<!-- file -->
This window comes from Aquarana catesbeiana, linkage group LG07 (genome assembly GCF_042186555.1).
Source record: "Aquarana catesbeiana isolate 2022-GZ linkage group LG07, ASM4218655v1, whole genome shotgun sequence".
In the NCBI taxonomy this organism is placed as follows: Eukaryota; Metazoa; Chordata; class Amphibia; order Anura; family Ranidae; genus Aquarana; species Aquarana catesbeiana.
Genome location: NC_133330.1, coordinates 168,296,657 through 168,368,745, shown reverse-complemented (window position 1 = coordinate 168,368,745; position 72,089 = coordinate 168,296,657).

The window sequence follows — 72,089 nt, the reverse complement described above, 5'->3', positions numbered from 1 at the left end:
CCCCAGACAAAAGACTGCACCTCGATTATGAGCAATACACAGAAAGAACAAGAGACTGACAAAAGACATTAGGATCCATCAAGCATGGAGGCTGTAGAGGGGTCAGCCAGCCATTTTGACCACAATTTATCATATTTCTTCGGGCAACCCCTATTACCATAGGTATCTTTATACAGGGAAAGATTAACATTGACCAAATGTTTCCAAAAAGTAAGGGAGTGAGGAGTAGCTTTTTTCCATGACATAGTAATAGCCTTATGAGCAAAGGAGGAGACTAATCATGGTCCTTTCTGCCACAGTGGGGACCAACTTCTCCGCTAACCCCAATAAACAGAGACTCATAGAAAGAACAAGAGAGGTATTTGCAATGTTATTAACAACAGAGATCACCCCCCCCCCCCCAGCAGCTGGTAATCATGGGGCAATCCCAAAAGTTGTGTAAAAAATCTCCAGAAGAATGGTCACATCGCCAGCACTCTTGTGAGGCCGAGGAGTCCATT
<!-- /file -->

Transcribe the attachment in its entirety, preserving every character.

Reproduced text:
This window comes from Aquarana catesbeiana, linkage group LG07 (genome assembly GCF_042186555.1).
Source record: "Aquarana catesbeiana isolate 2022-GZ linkage group LG07, ASM4218655v1, whole genome shotgun sequence".
In the NCBI taxonomy this organism is placed as follows: Eukaryota; Metazoa; Chordata; class Amphibia; order Anura; family Ranidae; genus Aquarana; species Aquarana catesbeiana.
Genome location: NC_133330.1, coordinates 168,296,657 through 168,368,745, shown reverse-complemented (window position 1 = coordinate 168,368,745; position 72,089 = coordinate 168,296,657).

The window sequence follows — 72,089 nt, the reverse complement described above, 5'->3', positions numbered from 1 at the left end:
CCCCAGACAAAAGACTGCACCTCGATTATGAGCAATACACAGAAAGAACAAGAGACTGACAAAAGACATTAGGATCCATCAAGCATGGAGGCTGTAGAGGGGTCAGCCAGCCATTTTGACCACAATTTATCATATTTCTTCGGGCAACCCCTATTACCATAGGTATCTTTATACAGGGAAAGATTAACATTGACCAAATGTTTCCAAAAAGTAAGGGAGTGAGGAGTAGCTTTTTTCCATGACATAGTAATAGCCTTATGAGCAAAGGAGGAGACTAATCATGGTCCTTTCTGCCACAGTGGGGACCAACTTCTCCGCTAACCCCAATAAACAGAGACTCATAGAAAGAACAAGAGAGGTATTTGCAATGTTATTAACAACAGAGATCACCCCCCCCCCCCCAGCAGCTGGTAATCATGGGGCAATCCCAAAAGTTGTGTAAAAAATCTCCAGAAGAATGGTCACATCGCCAGCACTCTTGTGAGGCCGAGGAGTCCATT